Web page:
The fourth and final book of J.M. Lee’s Dark Crystal series, featuring illustrations by Corey Godbey comes to its conclusion this week as I continue my journey with Naia and her friends. Of course, along the way there have been some huge changes from Lee’s story and the new Age of Resistance series, as the characters, which only brush up occasionally with those featured in the show, become more important to the events of the resistance.
Naia, Amri, Kylan, and the rest break their fellowship so that they can light the fires among the remaining clans, and unite the Gelfling against the threat of the Skeksis.
Naia is the one who realizes this is going to be more difficult than they thought as she begins to understand the connection between the Skesksis and the urRu, and realizes they can’t harm one without harming the other, as the two species are in fact two halves of the same being.
This has all been revealed before, in the original film, and shown in The Creation Myths, but not all the Gelflings know it, and it is something that shakes Naia and her friends to the core.
So now, they must find a way to confront the Skeksis without killing them, to fight peacefully, to fight for their home of Thra. There is something about this that just feels like such an enlightened mentality, something I think of the film’s creator Jim Henson.
There are environmental themes at work in the story, as the Gelfling reconnect not only with each other, but with their world, and that may lead them to answers, and most of all, hope.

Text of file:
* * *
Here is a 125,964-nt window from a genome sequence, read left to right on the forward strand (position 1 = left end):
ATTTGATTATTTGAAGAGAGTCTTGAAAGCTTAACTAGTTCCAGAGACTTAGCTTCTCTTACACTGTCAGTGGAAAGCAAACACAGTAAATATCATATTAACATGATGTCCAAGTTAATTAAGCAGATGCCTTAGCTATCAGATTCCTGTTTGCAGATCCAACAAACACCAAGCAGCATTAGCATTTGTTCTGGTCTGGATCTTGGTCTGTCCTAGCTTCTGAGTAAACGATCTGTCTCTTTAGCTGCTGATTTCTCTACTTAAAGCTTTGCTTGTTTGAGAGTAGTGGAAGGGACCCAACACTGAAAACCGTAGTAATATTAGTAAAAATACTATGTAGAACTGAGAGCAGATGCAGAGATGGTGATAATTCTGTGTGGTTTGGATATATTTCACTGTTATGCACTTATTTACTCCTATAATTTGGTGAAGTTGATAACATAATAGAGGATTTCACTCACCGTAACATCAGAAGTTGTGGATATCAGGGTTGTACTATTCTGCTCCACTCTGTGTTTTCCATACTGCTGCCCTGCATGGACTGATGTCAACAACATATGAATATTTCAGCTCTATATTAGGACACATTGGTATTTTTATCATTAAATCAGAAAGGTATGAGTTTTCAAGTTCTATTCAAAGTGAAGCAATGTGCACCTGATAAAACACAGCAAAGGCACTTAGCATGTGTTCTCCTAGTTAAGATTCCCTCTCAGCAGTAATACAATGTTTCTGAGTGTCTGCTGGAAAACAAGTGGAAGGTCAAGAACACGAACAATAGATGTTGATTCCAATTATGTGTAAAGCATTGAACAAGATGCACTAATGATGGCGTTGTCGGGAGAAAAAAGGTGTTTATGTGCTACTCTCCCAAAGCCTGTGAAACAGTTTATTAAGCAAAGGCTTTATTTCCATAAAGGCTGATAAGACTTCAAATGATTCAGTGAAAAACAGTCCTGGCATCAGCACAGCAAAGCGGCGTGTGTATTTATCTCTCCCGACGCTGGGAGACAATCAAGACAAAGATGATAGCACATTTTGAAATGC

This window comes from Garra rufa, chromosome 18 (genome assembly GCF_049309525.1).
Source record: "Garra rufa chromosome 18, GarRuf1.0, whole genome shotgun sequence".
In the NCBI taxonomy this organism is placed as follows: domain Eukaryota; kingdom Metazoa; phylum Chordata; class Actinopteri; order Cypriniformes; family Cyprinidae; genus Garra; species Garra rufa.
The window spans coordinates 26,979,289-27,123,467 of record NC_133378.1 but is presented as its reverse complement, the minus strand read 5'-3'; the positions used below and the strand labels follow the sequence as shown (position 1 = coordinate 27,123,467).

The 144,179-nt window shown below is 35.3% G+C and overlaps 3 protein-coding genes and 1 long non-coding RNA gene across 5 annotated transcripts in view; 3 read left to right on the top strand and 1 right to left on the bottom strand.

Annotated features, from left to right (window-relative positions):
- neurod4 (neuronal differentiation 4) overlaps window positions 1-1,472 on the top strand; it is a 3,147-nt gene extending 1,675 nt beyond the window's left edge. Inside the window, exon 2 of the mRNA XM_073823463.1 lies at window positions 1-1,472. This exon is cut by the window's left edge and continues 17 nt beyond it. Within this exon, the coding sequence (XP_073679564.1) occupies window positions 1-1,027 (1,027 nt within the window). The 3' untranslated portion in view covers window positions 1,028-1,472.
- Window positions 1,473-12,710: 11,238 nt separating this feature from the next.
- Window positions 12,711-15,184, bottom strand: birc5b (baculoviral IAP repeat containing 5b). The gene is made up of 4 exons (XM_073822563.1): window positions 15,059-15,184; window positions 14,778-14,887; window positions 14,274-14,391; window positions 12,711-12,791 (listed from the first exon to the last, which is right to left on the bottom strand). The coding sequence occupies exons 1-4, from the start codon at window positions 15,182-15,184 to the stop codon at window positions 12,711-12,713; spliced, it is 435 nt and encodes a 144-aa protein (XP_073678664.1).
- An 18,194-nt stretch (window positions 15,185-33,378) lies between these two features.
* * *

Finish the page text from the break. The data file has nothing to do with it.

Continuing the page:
That hope is bittersweet as we know how the story plays out in the long run, by the time of the film, almost all of the Gelfling are gone, seemingly almost driven to extinction by the Skeksis feeding off their essence, though the book offers other suggestions of where they may have gone, but that is trine and trine before the events of the film.
Lee makes these characters real, and the journey with them has been nothing short of exceptional, and Lee ends his tale with the beginning of another adventure as Naia and the rest fight for Thra.
These books serve very nicely in conjunction with the series. In fact the Creation Myth graphic novels, the books, the series, all augment the original film as we are taken to another time, another place, where we make new friends, fight fearsome enemies, and discover wonders around each tree, bend in the path, or mountaintop.
Lee penned a wonderful series that fired nostalgia with its first few pages, and then wrapped me up in characters, locales, moments, and a journey through the world of Thra, the world of the Dark Crystal.